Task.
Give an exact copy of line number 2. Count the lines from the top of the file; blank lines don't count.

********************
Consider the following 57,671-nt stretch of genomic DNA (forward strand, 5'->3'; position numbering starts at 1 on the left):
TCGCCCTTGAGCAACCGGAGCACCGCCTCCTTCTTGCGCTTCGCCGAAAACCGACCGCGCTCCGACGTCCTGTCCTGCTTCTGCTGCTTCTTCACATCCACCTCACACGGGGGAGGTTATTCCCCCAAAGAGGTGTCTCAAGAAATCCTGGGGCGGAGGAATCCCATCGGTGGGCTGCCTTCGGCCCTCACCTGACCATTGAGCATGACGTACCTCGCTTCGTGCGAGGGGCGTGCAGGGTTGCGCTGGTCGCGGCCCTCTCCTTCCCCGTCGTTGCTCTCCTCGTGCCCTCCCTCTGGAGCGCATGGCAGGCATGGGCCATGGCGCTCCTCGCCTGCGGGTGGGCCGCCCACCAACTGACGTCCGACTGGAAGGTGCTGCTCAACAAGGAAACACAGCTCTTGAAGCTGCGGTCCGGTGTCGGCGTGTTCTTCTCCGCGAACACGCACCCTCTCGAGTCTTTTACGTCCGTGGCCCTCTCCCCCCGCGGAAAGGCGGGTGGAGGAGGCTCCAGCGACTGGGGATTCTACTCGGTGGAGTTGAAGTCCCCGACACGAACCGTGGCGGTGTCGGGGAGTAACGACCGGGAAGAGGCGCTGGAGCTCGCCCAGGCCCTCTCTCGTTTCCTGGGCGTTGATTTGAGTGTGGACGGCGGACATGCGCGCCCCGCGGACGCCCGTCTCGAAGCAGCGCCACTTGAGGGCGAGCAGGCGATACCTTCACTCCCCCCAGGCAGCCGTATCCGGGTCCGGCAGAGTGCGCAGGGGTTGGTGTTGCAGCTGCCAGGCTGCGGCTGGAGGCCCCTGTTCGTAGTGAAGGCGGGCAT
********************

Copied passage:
TCGCCCTTGAGCAACCGGAGCACCGCCTCCTTCTTGCGCTTCGCCGAAAACCGACCGCGCTCCGACGTCCTGTCCTGCTTCTGCTGCTTCTTCACATCCACCTCACACGGGGGAGGTTATTCCCCCAAAGAGGTGTCTCAAGAAATCCTGGGGCGGAGGAATCCCATCGGTGGGCTGCCTTCGGCCCTCACCTGACCATTGAGCATGACGTACCTCGCTTCGTGCGAGGGGCGTGCAGGGTTGCGCTGGTCGCGGCCCTCTCCTTCCCCGTCGTTGCTCTCCTCGTGCCCTCCCTCTGGAGCGCATGGCAGGCATGGGCCATGGCGCTCCTCGCCTGCGGGTGGGCCGCCCACCAACTGACGTCCGACTGGAAGGTGCTGCTCAACAAGGAAACACAGCTCTTGAAGCTGCGGTCCGGTGTCGGCGTGTTCTTCTCCGCGAACACGCACCCTCTCGAGTCTTTTACGTCCGTGGCCCTCTCCCCCCGCGGAAAGGCGGGTGGAGGAGGCTCCAGCGACTGGGGATTCTACTCGGTGGAGTTGAAGTCCCCGACACGAACCGTGGCGGTGTCGGGGAGTAACGACCGGGAAGAGGCGCTGGAGCTCGCCCAGGCCCTCTCTCGTTTCCTGGGCGTTGATTTGAGTGTGGACGGCGGACATGCGCGCCCCGCGGACGCCCGTCTCGAAGCAGCGCCACTTGAGGGCGAGCAGGCGATACCTTCACTCCCCCCAGGCAGCCGTATCCGGGTCCGGCAGAGTGCGCAGGGGTTGGTGTTGCAGCTGCCAGGCTGCGGCTGGAGGCCCCTGTTCGTAGTGAAGGCGGGCAT